From weatherizing and making your home more efficiency through MassSave, adding high efficiency cold weather heat pumps and solar to run them through SolarAccess, to banding together with neighbors to get the power of bulk pricing on going solar with Solarize and more options, check our Energy Efficiency section.
• Spread the word!
— Write OpEds or Letters to the Editor about the pipeline issue. This especially important to counter inaccurate or one-sided reports you may see, but writing about the pipeline issue preemptively is a good way to bring the subject to the general public.
— Talk to your neighbors and friends about pipeline projects near you and let them know why they’re of concern. Maybe share your favorite environmental documentaries with friends.
— Talk to your local selectboard, planning board, conservation commission about what their plans are or what you think they should be. Even if your town isn’t affected by fossil fuel infrastructure expansion, consider creating a 100% Renewables plant for your town (more info coming soon!), becoming a Green Community, or organizing to participate in the Solarize Mass program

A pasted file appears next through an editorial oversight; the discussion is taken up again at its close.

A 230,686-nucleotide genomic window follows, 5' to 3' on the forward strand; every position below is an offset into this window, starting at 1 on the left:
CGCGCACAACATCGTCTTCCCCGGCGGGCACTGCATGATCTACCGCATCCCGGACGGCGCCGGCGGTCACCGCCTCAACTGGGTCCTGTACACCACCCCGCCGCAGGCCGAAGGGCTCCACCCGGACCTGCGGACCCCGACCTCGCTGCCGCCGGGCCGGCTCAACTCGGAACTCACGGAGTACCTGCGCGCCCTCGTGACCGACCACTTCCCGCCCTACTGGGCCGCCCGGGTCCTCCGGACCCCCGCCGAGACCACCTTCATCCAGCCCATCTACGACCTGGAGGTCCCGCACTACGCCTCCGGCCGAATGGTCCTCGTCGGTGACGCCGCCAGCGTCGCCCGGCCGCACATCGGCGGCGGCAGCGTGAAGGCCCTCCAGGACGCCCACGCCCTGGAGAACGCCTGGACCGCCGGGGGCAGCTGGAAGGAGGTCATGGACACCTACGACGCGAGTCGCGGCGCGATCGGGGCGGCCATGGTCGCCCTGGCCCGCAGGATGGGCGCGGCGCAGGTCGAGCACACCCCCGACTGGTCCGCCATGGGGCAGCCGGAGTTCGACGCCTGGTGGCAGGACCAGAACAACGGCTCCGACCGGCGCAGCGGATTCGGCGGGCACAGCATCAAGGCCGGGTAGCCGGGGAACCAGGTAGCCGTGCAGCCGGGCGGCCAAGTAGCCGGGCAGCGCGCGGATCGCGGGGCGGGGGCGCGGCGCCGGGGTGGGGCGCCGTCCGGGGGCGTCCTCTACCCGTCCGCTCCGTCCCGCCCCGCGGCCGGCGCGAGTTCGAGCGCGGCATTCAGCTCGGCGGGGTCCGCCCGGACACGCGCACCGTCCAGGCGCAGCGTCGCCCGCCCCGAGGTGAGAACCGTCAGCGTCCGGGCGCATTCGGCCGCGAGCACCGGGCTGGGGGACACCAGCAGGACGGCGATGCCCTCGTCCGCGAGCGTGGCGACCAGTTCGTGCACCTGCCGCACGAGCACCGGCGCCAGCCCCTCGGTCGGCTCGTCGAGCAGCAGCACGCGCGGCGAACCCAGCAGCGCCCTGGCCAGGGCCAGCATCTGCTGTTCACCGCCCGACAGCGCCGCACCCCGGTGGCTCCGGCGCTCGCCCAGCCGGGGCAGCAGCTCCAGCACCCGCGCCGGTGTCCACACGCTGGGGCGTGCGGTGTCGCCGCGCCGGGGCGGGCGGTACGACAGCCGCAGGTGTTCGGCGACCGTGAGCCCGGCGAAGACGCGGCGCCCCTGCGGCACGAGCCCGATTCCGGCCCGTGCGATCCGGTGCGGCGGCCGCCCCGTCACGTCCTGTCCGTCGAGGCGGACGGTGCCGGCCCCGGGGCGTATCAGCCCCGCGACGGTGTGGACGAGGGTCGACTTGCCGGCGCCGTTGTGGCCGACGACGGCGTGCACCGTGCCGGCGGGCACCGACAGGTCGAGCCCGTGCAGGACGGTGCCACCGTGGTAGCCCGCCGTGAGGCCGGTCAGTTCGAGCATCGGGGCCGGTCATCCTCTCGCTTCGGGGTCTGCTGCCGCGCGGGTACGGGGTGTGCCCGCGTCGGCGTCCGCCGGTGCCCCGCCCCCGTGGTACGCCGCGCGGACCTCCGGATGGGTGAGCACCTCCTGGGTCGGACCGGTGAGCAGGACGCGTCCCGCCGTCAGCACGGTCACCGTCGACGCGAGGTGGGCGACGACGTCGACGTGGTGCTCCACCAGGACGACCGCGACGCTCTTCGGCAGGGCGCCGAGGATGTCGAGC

— Talk to your State Legislators
Here are links to the major Massachusetts Legislative Committees who would have sway over these issues. These would be key people to contact first, but definitely feel free to contact more:
» Joint Committee on Telecommunications, Utilities and Energy
» Joint Committee on Ways and Means
»Joint Committee on Environment, Natural Resources and Agriculture
— Consider spending some time at the State House.
Nothing beats an actual person talking to you about the issues. Consider making an appointment with either your own Legislators, or with some on the Committees show above to talk to them about your concerns and present some of the evidence for why more fossil fuel expansion is the wrong direction.
— In Your Own Home or Business
• Contact MassSAVE for a free home energy audit. Find out where you can improve your energy efficiency and what incentive programs and rebates you qualify for.
• Sign up for Shave The Peak email or text alerts so you can voluntarily cut back electricity use during “peak” days, when utilities may need to draw on oil- or coal- fired power plants to meet unusually high demand. Small adjustments to air conditioning or household appliance use for a few hours can make a big difference, and help to green the grid.